3: Sino-Thai Muslim Diasporas in the Cold War Nexus
Sunday, March 27, 2022
10:45am – 12:15pm EST
Location: Conv. Center, Room 303A
University of Gottingen, United States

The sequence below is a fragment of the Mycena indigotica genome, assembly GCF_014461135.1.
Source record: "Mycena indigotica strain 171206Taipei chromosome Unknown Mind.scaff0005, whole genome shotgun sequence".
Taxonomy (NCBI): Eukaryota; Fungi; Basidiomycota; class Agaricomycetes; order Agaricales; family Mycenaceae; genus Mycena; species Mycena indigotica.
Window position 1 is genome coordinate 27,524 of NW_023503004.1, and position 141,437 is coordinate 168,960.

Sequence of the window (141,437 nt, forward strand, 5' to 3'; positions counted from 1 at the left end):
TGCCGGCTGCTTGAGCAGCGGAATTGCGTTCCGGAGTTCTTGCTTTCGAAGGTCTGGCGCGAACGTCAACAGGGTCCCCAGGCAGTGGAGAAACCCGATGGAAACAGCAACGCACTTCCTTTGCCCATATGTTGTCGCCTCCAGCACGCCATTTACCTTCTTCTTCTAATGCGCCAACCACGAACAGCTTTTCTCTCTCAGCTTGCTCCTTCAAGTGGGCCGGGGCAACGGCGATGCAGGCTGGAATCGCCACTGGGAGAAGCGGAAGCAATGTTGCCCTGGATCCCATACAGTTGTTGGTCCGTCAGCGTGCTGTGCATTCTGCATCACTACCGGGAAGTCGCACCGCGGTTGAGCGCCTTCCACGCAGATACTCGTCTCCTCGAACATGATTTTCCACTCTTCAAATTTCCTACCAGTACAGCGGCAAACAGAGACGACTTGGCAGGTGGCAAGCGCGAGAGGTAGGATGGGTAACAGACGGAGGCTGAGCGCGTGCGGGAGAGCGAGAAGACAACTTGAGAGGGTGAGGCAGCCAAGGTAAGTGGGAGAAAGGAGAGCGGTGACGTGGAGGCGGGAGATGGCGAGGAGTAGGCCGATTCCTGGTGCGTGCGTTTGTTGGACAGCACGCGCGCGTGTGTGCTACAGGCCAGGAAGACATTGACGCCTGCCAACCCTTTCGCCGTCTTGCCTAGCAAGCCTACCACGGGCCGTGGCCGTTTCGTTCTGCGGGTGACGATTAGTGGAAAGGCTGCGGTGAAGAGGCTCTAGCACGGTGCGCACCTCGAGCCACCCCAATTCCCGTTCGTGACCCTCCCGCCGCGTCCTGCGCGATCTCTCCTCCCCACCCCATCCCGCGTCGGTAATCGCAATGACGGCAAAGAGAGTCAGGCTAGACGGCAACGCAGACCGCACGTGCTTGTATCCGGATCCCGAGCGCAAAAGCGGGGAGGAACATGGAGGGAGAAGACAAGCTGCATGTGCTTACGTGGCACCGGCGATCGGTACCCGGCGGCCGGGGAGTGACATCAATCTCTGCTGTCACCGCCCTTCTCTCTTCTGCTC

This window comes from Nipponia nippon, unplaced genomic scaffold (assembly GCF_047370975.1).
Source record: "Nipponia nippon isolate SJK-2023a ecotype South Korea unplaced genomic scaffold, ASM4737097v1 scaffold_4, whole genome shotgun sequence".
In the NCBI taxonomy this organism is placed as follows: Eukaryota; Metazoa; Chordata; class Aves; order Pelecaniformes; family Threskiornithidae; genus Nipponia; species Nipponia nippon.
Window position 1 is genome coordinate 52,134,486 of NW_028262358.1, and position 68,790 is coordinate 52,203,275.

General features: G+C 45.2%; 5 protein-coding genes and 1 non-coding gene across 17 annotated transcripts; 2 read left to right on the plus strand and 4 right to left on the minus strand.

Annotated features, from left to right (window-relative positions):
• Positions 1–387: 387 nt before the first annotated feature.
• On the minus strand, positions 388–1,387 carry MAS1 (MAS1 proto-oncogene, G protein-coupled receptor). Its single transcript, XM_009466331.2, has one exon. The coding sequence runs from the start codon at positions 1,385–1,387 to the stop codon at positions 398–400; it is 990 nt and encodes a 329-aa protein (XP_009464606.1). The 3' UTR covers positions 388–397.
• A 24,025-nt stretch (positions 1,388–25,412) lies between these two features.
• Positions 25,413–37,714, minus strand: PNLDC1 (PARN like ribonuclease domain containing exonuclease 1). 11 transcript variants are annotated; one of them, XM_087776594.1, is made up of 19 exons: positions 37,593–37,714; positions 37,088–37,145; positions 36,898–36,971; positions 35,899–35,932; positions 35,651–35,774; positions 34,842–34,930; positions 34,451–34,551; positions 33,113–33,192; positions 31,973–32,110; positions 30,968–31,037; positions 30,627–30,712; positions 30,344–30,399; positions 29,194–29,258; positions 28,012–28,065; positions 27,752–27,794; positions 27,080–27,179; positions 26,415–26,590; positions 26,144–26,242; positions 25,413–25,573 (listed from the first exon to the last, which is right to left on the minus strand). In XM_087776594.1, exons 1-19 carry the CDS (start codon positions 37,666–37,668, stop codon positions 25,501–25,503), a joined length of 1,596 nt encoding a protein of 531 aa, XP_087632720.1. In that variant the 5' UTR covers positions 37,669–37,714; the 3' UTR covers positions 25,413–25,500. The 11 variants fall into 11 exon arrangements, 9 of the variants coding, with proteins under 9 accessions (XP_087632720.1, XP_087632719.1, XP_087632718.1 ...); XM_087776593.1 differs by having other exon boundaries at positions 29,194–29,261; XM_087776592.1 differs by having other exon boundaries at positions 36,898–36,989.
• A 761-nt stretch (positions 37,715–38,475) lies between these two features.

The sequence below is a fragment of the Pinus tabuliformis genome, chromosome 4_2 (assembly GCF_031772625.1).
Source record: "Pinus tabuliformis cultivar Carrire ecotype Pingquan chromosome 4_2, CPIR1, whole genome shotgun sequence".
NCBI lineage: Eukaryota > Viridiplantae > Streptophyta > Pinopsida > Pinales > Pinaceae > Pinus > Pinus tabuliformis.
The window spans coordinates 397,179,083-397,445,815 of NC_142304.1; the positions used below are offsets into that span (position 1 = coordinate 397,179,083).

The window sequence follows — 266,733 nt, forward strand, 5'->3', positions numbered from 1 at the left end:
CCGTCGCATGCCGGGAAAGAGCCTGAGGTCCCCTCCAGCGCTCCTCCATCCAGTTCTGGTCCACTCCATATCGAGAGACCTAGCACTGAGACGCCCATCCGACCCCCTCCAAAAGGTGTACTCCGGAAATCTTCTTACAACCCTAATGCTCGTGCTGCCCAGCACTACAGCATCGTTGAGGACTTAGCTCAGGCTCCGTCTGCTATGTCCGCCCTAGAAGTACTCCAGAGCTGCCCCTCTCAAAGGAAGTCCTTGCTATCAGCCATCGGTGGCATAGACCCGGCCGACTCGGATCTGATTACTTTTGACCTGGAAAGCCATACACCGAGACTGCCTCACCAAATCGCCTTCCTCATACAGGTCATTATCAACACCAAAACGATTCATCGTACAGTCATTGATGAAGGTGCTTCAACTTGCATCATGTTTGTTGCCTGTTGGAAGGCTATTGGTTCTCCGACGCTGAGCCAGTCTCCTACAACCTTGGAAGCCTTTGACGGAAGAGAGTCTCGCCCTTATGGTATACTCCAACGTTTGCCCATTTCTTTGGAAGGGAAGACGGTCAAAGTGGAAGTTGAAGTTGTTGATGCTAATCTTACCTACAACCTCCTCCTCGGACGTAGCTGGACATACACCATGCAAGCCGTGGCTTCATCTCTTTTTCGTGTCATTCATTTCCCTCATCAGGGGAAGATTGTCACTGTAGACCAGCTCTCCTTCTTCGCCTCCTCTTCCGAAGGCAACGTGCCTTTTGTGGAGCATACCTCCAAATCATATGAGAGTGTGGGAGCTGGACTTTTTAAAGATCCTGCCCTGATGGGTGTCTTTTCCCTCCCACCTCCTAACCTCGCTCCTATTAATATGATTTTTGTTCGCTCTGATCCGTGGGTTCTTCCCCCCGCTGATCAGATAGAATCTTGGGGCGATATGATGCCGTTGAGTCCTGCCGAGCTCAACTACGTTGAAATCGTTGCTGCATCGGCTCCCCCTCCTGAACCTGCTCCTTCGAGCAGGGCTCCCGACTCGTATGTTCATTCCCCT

In the aftermath of the Chinese Civil War, dozens of Muslim military personnel and scholar-politicians in Yunnan Province who had been affiliated with the KMT, as well as merchants with little political identification, utilized the historic trade routes sprawling over the borderlands between the present-day Yunnan, Burma, and Thailand as paths of escape. They joined existing traffic of Chinese Muslim merchants who had come to have a substantial presence in northern Thailand, testified by the Banho Mosque in Chiangmai that had been established in the early twentieth century. Based on textual and oral data gathered in Chiangmai and Maesai in the summer of 2018, this paper explores the contours of Chinese Islamic diasporas in northern Thailand and questions the impact that geopolitical divisions and concurrent Islamic connections during the Cold War had in transforming their social status and mobility. While strained PRC-Thai relations and the lack of physical access to Maoist China severely deprived Sino-Thai Muslims of a sense of multiple belongings and channels of transnational trade, informal connections with Saudi Arabia through the pilgrimage and visits of businessmen served as an important source of funding for communal operations. Such ties, for instance, enabled the building of the Attaqwa mosque in Chiangmai in the 1970s. The paper thereby charts out the rekindling of Sino-Islamic networks outside the territories of Maoist China in the context of barriers of the Cold War.